Collateral damage from Down Syndrome terminations

The risk of terminating healthy babies after a positive test for Down Syndrome is far higher than previously claimed, according to a British study. For every three unborn Down's syndrome babies aborted, two healthy babies will be miscarried because of the invasive methods used to confirm a diagnosis.

A report in the Down's Syndrome Research and Practice journal claims that for every 660 Down Syndrome foetuses which are detected and terminated in the UK each year, 400 normal children perish as well. The problem is that invasive tests are needed to confirm a diagnosis of Down Syndrome in an unborn child. These involve a small risk of miscarriage. According to the authors, Frank Buckley and Sue Buckley, of Down Syndrome Education International, the vast majority of positive blood tests for Down’s are actually false. But to confirm the diagnosis, worried mothers have an amniocentesis, a test in which amniotic fluid is extracted with a long needle. Or, earlier in the pregnancy, they can have chorionic villus sampling, in which a sample of placental tissue is taken.

The best available evidence, say the authors, suggests that the risk of pregnancy loss due to amniocentesis is 1% and that loss due to first-trimester chorionic villus sampling is 2%. Erring on the conservative side, they used a 1% loss figure for CVS in their calculations. If the more generally accepted figure of 2% is used, about 600 normal children are being unnecessarily terminated – a ratio of about 1 to 1.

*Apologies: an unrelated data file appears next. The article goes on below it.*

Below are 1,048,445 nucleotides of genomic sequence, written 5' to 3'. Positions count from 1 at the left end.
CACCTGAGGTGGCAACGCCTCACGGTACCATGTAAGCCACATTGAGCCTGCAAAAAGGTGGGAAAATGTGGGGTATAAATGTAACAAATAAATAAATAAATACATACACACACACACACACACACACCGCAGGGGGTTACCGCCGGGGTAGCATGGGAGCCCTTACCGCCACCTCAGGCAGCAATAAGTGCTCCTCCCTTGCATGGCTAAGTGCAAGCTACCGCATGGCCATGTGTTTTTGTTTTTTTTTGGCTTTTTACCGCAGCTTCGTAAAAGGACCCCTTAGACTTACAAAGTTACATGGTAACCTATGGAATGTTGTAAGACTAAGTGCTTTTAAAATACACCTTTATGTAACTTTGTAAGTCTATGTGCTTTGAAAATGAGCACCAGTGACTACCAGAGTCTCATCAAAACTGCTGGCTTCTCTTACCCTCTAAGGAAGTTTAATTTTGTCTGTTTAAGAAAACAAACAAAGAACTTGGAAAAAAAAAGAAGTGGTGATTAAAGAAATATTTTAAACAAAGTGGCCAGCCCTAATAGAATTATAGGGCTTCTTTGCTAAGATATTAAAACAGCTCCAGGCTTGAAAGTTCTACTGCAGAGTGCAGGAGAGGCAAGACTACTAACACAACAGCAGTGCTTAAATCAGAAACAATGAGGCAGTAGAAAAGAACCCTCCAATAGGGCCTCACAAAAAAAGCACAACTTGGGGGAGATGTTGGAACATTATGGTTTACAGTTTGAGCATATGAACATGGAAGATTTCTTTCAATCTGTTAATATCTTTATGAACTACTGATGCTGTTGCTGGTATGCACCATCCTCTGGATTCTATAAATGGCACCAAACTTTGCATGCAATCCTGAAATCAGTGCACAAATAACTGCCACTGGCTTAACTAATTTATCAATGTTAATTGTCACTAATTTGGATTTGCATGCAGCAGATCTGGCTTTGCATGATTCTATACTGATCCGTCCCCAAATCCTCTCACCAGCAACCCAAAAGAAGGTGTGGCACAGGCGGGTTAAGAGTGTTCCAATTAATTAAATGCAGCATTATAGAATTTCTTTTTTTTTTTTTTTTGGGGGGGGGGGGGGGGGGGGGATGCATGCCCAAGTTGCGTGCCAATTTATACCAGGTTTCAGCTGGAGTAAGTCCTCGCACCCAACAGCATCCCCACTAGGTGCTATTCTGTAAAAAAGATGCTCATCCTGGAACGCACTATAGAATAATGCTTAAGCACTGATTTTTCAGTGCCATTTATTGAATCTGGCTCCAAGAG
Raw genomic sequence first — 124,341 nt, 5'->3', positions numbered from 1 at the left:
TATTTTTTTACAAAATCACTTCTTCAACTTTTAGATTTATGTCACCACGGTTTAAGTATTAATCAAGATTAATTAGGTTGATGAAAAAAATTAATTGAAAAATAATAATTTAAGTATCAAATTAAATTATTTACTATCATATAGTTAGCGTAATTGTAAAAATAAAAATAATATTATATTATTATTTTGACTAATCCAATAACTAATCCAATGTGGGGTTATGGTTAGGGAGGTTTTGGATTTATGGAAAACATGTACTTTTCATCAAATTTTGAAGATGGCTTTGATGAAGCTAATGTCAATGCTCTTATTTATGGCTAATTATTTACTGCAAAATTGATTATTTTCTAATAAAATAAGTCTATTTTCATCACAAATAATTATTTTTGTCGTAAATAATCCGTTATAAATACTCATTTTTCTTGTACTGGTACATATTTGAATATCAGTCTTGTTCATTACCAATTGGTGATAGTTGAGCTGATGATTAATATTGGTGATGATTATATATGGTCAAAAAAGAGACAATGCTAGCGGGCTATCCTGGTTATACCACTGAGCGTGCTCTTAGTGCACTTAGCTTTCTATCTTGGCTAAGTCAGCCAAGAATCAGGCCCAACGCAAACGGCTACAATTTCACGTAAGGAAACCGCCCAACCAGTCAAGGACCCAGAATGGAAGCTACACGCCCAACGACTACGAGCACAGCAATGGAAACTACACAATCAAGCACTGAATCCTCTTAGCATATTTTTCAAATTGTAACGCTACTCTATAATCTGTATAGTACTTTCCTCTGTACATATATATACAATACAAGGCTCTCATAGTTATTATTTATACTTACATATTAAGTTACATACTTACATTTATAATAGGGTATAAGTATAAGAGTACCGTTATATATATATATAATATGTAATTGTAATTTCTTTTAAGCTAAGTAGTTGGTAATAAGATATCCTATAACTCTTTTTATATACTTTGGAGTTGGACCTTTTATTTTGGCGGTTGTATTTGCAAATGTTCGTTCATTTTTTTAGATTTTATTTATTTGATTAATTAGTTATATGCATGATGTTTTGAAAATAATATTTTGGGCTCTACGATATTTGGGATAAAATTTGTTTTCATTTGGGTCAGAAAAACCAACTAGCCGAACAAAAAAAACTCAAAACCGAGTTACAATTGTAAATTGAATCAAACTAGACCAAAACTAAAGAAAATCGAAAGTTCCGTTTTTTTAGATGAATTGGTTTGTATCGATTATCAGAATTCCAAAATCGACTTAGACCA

The Guardian says that because the authors are Down Syndrome experts, they could be "accused of pursuing their own agenda". However, journalists seem to have cross-checked with other doctors and found no one who denied the findings. Professor Kypros Nicolaides, of King's College Hospital in London, says that it is "completely unacceptable" to lose this number of normal babies.

The Guardian also says that "The research casts doubt on the advice and risk assessment given to women when they are deciding whether to undergo the screening and subsequent testing to assess the health of an unborn baby." However, at the moment, the American College of Obstetricians and Gynecologists is recommending that all pregnant women be offered prenatal screening at least before 20 weeks. In the UK, the National Institute for Health and Clinical Excellence (NICE) has recommended that all women be offered a first trimester test. ~ Guardian, Sept 14

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